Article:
It is noted that a relationship between precoder P_o and any one of the precoders {P_1.1, . . . , P_1.N} (or signal X0 and any one of signals X_1.1, . . . , X_1.N) is that the beam pattern of signal X0 spans a broader angle range than the beam pattern of any one of signals X_1.1, . . . , X_1.N. Furthermore, the signal X0 and any one of signals X_1.1, . . . , X_1.N are correlated. Signals that have an OMSQ relationship are also said to be correlated. FIG. 16 illustrates a diagram 160o of beam patterns of precoded signals, highlighting potential relationships. Diagram 1600 includes beam patterns for signal X_o 1605, signal X_1.1 1610, and signal X_2 1615. As shown in FIG. 16, signal X_o and signal X_1.1 are correlated, but signal X_2 (which was precoded using a different precoder) is not correlated with either signal X_o or X_1.1. In some cases, the signaling of the OMSQ relationship between signal X_o 1605 and X_1.1 1610 provides the receiver guidance in choosing a receiver (e.g., receiver combiner). For example, the OMSQ relationship suggests that the receiver used for X_o 1605 may be used to receive X_1.1 1610, and vice versa. On the other hand, the OMSQ relationship suggests that the receiver used for X_2 1615 may not be used to effectively receive X_1.1 1610.

According to an example embodiment, the OMSQ relationship is used to identify alternate signals usable in communications. As an illustrative example, if a first signal has become unavailable or unreliable, it is possible to identify an alternate signal using an OMSQ relationship between the first signal and one or more second signals. The alternate signal (one of the one or more second signals) may be used in place of the first signal.

As an illustrative first example, consider a situation where a transmitting device is sending reference signals X_o 1605, X_1.1 1610, and X_2 1615. The transmitting device may convey that signals X_o 1605 and X_1.1 1610 have an OMSQ relationship or that signals X_o 1605 and {X_1.1, . . . , X_1.N} have an OMSQ relationship. A receiving device may initially use information in signal X_1.1 1610. However, signal X_1.1 1610 becomes unreliable or unavailable and the receiving device is no longer able to reliably receive signal X_1.1 1610. The receiving device may utilize the OMSQ relationship between signals X_o 1605 and X_1.1 1610 and use signal X_o 1605 as a backup for signal X_1.1 1610. It is noted that because signals X_o 1605 and X_2 1615 do not have an OMSQ relationship (or at least the transmitting device did not provide information that the two signals have an OMSQ relationship), the receiving device would not use signal X_2 1615 as a backup for signal X_o 1605.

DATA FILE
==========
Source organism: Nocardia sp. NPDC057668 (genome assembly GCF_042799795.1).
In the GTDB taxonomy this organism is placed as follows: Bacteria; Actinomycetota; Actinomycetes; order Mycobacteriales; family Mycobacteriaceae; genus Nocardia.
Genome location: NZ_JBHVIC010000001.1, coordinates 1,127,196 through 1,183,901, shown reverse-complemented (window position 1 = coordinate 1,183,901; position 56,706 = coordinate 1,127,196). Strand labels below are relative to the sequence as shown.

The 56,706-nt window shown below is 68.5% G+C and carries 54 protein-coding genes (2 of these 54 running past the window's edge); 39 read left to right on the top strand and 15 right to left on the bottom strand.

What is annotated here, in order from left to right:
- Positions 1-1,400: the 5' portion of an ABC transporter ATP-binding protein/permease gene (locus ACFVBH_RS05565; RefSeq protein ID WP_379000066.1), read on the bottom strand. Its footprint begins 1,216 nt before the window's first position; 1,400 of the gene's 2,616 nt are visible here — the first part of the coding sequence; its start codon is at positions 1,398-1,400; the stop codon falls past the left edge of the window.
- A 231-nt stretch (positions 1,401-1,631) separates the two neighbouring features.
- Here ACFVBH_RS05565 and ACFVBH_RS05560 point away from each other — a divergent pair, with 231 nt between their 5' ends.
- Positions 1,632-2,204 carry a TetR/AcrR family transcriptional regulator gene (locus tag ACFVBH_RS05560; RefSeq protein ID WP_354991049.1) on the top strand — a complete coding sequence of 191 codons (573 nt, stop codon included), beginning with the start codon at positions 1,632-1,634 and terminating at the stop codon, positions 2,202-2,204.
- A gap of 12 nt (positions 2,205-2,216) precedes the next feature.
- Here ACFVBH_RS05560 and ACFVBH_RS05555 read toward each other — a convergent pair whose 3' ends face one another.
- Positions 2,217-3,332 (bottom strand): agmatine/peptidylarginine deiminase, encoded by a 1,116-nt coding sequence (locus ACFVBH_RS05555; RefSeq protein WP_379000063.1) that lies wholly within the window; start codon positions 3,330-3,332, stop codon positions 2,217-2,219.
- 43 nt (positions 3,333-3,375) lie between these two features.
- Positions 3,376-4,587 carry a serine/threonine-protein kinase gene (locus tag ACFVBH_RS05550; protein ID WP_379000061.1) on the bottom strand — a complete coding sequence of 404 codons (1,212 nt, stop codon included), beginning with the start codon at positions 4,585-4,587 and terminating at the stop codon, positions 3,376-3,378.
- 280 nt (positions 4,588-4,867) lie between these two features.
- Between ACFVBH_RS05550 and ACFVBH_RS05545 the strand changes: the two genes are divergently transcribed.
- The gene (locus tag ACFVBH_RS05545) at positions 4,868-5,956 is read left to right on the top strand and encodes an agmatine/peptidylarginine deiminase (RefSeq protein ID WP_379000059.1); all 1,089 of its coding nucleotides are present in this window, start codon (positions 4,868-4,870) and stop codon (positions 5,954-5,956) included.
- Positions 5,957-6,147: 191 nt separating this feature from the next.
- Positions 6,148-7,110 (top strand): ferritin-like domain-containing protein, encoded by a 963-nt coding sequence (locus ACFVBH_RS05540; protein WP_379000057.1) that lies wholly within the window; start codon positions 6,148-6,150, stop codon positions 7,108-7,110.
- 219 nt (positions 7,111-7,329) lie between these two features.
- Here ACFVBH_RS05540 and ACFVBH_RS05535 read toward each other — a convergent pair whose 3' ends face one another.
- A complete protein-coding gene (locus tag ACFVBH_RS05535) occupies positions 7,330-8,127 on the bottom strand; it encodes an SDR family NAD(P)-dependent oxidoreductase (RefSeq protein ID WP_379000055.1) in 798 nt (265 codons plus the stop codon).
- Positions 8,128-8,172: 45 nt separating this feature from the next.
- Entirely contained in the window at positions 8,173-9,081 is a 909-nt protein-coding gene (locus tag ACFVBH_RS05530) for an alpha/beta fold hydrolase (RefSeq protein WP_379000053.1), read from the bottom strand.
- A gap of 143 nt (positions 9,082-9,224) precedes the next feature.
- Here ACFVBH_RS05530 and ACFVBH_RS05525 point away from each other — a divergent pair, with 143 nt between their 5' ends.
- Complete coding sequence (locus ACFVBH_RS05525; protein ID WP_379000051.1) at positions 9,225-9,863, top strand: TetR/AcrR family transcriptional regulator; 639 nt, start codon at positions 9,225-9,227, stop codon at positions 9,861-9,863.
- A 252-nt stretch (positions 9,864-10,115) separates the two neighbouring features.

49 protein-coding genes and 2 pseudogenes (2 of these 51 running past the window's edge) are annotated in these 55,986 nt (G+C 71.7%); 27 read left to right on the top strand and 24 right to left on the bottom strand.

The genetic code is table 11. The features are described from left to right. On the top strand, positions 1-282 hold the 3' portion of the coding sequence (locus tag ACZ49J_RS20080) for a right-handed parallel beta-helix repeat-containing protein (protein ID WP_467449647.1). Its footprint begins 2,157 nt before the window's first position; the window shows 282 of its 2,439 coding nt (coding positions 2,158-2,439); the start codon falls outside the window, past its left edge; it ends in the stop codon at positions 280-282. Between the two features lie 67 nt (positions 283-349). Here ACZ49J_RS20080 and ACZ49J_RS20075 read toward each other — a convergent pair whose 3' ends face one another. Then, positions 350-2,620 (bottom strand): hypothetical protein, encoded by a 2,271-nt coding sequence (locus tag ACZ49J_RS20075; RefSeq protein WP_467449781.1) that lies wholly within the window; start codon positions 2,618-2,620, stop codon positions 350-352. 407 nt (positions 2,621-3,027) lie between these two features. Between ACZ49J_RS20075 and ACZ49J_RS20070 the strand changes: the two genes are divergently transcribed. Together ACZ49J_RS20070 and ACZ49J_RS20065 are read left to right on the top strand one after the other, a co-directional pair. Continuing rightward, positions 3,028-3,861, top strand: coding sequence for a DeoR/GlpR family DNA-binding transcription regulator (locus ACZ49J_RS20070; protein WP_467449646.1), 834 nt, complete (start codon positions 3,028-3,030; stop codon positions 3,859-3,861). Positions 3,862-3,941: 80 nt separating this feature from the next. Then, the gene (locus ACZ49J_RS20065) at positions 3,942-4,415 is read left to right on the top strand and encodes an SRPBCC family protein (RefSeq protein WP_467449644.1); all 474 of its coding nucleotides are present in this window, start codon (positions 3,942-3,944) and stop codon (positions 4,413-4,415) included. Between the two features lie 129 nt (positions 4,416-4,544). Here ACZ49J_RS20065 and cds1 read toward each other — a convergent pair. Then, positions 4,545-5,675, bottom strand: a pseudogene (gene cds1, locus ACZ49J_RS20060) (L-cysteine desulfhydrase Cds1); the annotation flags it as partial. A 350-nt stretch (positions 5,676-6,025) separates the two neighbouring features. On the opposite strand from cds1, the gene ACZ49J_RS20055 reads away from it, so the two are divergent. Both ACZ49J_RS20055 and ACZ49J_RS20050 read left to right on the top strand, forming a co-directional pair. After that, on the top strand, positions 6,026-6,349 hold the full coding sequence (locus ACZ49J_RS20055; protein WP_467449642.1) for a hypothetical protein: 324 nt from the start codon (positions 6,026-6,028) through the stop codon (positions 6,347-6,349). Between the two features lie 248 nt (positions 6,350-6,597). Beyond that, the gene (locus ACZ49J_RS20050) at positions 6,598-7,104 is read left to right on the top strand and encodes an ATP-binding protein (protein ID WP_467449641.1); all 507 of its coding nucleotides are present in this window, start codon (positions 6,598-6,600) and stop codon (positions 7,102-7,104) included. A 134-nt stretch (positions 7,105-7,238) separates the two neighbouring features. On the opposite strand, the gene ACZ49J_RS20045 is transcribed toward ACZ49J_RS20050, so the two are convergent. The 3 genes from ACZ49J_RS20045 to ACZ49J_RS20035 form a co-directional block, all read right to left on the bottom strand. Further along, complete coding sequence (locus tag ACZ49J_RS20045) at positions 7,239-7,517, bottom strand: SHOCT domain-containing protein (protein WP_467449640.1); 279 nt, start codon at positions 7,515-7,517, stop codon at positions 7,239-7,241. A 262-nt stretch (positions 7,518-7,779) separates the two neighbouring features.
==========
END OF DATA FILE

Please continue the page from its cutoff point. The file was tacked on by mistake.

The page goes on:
As an illustrative second example, consider a situation where a transmitting device is sending reference signals X_o 1605, X_1.1 1610, and X_2 1615. The transmitting device may provide information conveying that signals X_o 1605 and X_1.1 1610 have an OMSQ relationship or that signals X_o 1605 and {X_1.1, . . . , X_1.N} have an OMSQ relationship. The transmitting device may signal a receiving device that is currently receiving signal X_1.1 1610 that the transmitting device will begin to use a higher level signal (signal X_o 1605) instead. The transmitting device, knowing the OMSQ relationship between signals X_o 1605 and X_1.1 1610, begins to receive signal X_o 1605 instead of signal X_2 1615 because signals X_2 1615 and signal X_1.1 1610 do not have an OMSQ relationship.

It is noted that the discussion presented above focusses mainly in the angle domain. There may be a power difference (due to a difference of transmit power or precoding gain, for example) between the one signal (e.g., signal X_o 1605) and the many signals (e.g., signals {X_1.1, . .. , X_1.N}) that are aggregated. The transmitting device may send additional signaling including a power difference between the one signal and the many signals (it is assumed that the transmit power is equal for each of the many signals).

FIG. 17 illustrates a flow diagram of operations 1700 occurring in an access node utilizing OMSQ relationships to change beams. Operations 1700 may be indicative of operations occurring in an access node as the access node uses OMSQ relationships to change beams.

Operations 1700 begin with the access node sending OMSQ relationship information to UEs (block 1705). During normal operations, the access node performs a check to determine if a beam change is warranted (block 1707). The beam change may be warranted if one or more UEs provide feedback regarding the quality of the beams have dropped below a threshold, for example. As another example, a beam change may be warranted if the access node receives a BRACH preamble conveying information about an occurrence of a beam failure. If the beam change is not warranted, the access node continues to send signals on beams (block 1715).